Thursday, July 15, 2010

Crock pot pulled pork

Some of the grad students and postdocs at work are major foodies of the meat 'n barbeque type.  They're always talking about what they're cooking for dinner or what kind of meat is on sale, the merits of different types of barbeque sauce, etc. This week they were talking about cooking meat in the crock pot, and they also started talking about how they get good deals at the local Smart and Final type store, Mainesource.
So anyway, I went to Mainesource after work.  They had boneless pork roasts for cheap.  I bought one since it looked like it was the right size for my crock pot, and I remembered hearing that you could make pulled pork that way. (I don't have a gas grill yet, although I do have my trusty charcoal grill.) I found a recipe on the internet for North Carolina style pulled pork a la Crockpot, and then proceeded to take liberties with it, since I didn't have any barbeque sauce.*  (Besides, that would blur the line in barbeque sauce styles, not like I'm the least bit authentic, a Californian living in upstate New York, cooking it in a crock pot)  I rubbed the roast with an applewood spice rub, put it in the crock pot, and then put about half a can of diet coke in there since some of the other recipes called for coke or ginger ale. I also added a few drops of liquid smoke for good measure.  Better living through chemistry, baby!  I set the crockpot on low and let it cook overnight.  The house smelled deliciously of fake barbeque.  I also made the sauce, so that it would have time for the flavors to develop.  The smell of barbeque permeated my dreams, and I dreamt that I was grilling.  It also made Rugrat wake up extra early and start pestering me.  I got up and examined the contents of the crock pot.  The meat was falling apart. I plopped it into a bowl and pulled off the fatty bits, and shredded the rest.  I have enough for about 8 or nine portions, plus some for the cats.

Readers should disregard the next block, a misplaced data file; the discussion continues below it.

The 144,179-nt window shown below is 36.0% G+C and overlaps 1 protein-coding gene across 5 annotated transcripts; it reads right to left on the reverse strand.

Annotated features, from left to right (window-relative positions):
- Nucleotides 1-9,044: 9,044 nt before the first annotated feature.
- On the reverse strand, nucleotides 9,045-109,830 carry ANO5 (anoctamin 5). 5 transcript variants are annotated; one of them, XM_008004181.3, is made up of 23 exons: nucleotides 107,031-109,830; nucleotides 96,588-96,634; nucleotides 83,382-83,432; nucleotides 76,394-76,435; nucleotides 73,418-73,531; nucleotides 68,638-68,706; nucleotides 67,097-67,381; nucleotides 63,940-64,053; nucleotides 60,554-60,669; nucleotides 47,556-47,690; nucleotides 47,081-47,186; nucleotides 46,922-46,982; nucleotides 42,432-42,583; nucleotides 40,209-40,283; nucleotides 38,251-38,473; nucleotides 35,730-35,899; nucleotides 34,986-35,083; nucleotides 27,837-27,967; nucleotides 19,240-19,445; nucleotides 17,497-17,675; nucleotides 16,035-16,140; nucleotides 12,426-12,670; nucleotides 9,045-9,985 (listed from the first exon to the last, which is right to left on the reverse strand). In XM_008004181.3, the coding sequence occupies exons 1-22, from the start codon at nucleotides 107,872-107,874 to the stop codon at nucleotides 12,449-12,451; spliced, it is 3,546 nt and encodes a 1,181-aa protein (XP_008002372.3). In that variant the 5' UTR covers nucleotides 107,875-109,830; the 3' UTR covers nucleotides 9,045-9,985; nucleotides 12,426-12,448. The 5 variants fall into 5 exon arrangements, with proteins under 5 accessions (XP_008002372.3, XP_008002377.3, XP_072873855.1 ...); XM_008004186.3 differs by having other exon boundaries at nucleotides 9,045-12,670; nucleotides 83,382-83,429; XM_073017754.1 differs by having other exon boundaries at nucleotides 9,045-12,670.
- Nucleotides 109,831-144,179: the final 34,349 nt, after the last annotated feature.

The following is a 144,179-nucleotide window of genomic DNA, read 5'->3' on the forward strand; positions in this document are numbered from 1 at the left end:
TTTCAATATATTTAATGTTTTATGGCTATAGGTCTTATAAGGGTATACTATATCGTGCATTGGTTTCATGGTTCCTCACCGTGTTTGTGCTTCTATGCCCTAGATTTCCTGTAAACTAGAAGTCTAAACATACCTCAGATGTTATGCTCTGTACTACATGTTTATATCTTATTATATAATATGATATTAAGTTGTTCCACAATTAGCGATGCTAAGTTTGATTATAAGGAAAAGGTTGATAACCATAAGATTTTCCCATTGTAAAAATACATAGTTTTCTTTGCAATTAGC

It didn't have that nice mix of tender inner bits and slightly dried out but flavorful outer bits, but it had a nice clean, mildly smoky flavor and good texture. I could only taste the slightest hint of the cola flavor.  There was very little fat.  With the vinegar sauce, it tasted pretty authentic.  Even though I'm planning on getting a grill, I'm sure I'll make the crockpot pulled pork again, especially in winter when I don't want to go outside.

*NC style barbeque doesn't use tomatoes at all.  Instead, the pulled pork is served with a sauce made of vinegar, black and red pepper, hot sauce, and a bit of sugar.  I'm not really crazy about traditional barbeque sauce, so I like NC barbeque a lot.

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